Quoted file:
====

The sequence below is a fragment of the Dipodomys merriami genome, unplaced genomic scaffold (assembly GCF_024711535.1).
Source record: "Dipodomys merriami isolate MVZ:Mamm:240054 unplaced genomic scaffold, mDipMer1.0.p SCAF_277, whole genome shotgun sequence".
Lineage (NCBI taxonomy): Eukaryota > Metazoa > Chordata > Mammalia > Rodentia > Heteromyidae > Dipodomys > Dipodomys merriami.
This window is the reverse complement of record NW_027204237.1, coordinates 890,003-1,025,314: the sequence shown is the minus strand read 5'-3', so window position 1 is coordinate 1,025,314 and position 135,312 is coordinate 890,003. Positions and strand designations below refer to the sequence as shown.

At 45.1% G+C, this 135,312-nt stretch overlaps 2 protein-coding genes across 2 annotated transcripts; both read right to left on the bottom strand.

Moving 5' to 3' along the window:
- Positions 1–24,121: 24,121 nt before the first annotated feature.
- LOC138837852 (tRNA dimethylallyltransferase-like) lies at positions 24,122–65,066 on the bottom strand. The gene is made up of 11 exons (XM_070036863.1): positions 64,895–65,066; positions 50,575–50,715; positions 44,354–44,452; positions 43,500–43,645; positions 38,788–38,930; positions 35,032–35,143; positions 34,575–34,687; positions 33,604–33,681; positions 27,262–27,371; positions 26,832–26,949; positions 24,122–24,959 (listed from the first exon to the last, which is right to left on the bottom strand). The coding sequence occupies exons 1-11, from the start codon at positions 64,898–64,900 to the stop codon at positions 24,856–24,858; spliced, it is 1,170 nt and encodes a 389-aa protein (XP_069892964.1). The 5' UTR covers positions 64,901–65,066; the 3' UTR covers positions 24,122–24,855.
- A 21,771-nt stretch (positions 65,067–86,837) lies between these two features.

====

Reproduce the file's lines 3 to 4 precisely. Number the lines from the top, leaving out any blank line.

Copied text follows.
Lineage (NCBI taxonomy): Eukaryota > Metazoa > Chordata > Mammalia > Rodentia > Heteromyidae > Dipodomys > Dipodomys merriami.
This window is the reverse complement of record NW_027204237.1, coordinates 890,003-1,025,314: the sequence shown is the minus strand read 5'-3', so window position 1 is coordinate 1,025,314 and position 135,312 is coordinate 890,003. Positions and strand designations below refer to the sequence as shown.